On Jan. 5, AGC submitted comments to the U.S. Department of Labor’s Office of Federal Contract Compliance Programs (OFCCP) regarding its proposed rule requiring federal contractors and subcontractors to annually report summary compensation data using a new Equal Pay Report. OFCCP originally published an Advanced Notice of Proposed Rulemaking more than three years ago announcing the desire to create such a tool. The proposed rule is the result of an April 2014 Presidential Memorandum and was published in the Federal Register on Aug. 8, 2014.
If implemented as written, the proposed rule will impact covered contractors with more than 100 employees and a contract, subcontract, or purchase order worth $50,000 or more that covers a period of at least 30 days. On an annual basis, such contractors would have to submit summary employee compensation data by sex, race, ethnicity, specified job categories, and other relevant data points that includes hours worked and number of employees. OFCCP plans to use the collected data to help direct its enforcement resources. OFCCP also states in the proposed rule that it will release aggregate summary data on race and gender pay gaps by industry and EEO-1 job category to enable contractors to review their pay data using the same metrics as OFCCP, and take voluntary compliance measures.
The proposed rule references compensation discrimination as the basis for the need of summary compensation data collection from federal contractors. In the comments, AGC expresses appreciation for OFCCP’s objective to protect workers from possible compensation discrimination. However, the comments explain that new compensation reporting or disclosure requirements for federal construction contractors are not necessary or reasonable for several reasons:
- OFCCP audits data and Equal Employment Opportunity Commission claims data do not support the need for such requirements;
- Compensation paid by federal construction contractors is already regulated by way of the Davis-Bacon Act;
- Federal construction contractors are already actively increasing wages for all workers in order to recruit and retain skilled labor as well as to comply with the new minimum wage for federal contractors;
- Tools already exist to help the government and construction companies benchmark compensation;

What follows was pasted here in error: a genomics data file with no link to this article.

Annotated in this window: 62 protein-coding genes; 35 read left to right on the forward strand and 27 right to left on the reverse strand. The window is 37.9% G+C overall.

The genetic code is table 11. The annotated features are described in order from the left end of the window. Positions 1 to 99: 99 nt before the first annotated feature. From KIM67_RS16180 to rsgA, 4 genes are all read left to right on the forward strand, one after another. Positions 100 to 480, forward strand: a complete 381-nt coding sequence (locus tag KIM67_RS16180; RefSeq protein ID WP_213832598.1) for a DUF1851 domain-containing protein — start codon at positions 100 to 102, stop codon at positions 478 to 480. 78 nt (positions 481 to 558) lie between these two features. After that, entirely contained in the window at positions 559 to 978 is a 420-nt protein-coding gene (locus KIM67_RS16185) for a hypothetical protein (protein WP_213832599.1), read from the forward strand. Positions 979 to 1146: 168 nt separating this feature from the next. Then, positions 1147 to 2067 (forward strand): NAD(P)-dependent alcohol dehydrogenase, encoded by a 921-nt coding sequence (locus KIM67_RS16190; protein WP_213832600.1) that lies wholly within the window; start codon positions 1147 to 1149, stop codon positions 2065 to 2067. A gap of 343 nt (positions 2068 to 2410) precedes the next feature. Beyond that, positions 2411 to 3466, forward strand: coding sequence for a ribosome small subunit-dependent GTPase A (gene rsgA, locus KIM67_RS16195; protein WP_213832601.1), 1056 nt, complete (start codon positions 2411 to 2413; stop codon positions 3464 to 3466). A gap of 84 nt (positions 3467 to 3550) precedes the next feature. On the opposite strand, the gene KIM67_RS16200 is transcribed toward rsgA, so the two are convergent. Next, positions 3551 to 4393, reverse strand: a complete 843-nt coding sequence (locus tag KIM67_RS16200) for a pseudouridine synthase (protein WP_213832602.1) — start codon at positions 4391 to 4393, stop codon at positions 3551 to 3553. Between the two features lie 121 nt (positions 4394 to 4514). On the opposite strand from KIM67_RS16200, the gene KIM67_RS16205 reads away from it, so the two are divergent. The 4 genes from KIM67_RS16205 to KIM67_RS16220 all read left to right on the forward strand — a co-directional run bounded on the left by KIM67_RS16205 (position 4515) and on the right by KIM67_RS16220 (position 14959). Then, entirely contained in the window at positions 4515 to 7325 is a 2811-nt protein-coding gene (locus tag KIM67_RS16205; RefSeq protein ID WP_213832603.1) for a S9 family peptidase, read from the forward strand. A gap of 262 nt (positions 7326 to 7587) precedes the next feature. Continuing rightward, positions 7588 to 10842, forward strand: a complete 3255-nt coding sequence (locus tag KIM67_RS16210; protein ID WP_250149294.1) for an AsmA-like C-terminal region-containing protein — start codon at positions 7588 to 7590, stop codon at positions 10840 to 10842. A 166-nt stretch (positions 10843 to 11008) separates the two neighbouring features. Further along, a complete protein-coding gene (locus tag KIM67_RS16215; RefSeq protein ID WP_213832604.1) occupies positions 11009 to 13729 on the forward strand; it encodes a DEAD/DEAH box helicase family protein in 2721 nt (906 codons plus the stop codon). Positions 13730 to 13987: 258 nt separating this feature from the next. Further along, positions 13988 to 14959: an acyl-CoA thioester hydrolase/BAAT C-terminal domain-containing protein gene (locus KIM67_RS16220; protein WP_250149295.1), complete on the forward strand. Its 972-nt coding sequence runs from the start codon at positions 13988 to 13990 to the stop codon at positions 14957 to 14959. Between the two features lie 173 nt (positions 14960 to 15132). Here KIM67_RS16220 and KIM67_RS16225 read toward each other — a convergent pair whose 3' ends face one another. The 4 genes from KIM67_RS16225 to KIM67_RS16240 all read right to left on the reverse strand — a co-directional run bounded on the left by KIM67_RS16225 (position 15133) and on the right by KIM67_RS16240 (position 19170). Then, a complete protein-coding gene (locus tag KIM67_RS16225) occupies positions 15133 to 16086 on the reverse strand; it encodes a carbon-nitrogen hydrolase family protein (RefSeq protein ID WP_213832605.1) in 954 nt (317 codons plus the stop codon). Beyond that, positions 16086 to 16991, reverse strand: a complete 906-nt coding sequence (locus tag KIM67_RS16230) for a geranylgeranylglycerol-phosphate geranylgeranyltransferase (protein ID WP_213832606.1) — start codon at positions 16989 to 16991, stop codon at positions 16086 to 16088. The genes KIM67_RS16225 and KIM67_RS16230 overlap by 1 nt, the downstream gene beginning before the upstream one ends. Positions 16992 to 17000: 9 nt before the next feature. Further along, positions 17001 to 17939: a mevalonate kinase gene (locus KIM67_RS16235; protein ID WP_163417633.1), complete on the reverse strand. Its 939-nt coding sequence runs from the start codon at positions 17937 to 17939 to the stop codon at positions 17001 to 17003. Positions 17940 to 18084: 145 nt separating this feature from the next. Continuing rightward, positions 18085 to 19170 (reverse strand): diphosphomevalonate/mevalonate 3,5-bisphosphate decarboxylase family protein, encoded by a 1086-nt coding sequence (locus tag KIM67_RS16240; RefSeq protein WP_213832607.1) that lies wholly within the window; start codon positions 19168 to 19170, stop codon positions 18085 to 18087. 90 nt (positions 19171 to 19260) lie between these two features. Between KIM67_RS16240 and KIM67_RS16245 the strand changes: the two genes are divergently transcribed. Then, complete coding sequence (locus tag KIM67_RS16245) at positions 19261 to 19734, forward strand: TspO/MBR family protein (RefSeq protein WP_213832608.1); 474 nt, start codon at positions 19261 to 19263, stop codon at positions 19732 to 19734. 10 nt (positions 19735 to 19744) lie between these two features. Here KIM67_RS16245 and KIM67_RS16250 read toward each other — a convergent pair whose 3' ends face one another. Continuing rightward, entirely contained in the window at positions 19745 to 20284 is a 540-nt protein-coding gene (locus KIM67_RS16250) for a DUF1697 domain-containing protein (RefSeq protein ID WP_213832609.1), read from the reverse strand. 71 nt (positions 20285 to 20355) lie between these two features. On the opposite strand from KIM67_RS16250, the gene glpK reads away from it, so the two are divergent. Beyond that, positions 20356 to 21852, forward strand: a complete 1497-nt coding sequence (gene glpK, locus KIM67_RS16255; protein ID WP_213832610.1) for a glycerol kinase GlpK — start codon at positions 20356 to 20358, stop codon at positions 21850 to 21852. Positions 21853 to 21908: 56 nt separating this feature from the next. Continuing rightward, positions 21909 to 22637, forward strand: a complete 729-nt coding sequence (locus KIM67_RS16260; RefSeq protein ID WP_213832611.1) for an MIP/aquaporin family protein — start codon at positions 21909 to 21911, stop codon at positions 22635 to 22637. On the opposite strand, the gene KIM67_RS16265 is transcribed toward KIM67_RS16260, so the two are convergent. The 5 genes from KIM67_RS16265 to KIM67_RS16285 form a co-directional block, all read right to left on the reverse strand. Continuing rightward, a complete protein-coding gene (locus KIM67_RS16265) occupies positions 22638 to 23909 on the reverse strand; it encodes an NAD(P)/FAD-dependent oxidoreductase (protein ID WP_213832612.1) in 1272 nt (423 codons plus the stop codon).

- Requested data do not account for a wide variety of factors used to determine compensation such as education, training, experience, industry accreditations, tenure, attitude and job assignment;
- National wage data are useless for benchmarking purposes in construction due to the highly fragmented, regionalized and project-driven nature of the industry; and
- Proprietary company information and employee privacy may be compromised.
AGC’s comments ask OFCCP to exempt federal construction contractors from the requirements of completing the Equal Pay Report. If OFCCP chooses to not honor this request, AGC’s comments ask OFCCP to simplify the requirements of compliance for construction contractors by working with the Department’s Wage and Hour Division to gain access to Davis-Bacon certified payroll data, which contain most of the data desired by OFCCP. Additional desired data are already collected and maintained by OFCCP. AGC also suggests amending the certified payroll form. Either of these approaches to data collection will eliminate new recordkeeping requirements and rely on an existing reporting framework, as directed by the President in the April memorandum.
Should none of AGC’s requests be accommodated, AGC’s comments, at the very least, ask that OFCCP specify in the final rule that federally assisted contractors are not required to complete the Equal Pay Report and that only prime and first-tier construction subcontractors are required to complete and submit the Equal Pay Report, as is the requirement for non-construction contractors. Furthermore, AGC’s comments ask that workers who are exempt under the Fair Labor Standards Act be exempt from inclusion in the Equal Pay Report because employers do not currently track hours actually worked by those employees and adding this element of tracking will be difficult and burdensome for contractors to implement.
For more information on the proposed rule, including a Fact Sheet and FAQ’s, visit OFCCP’s website.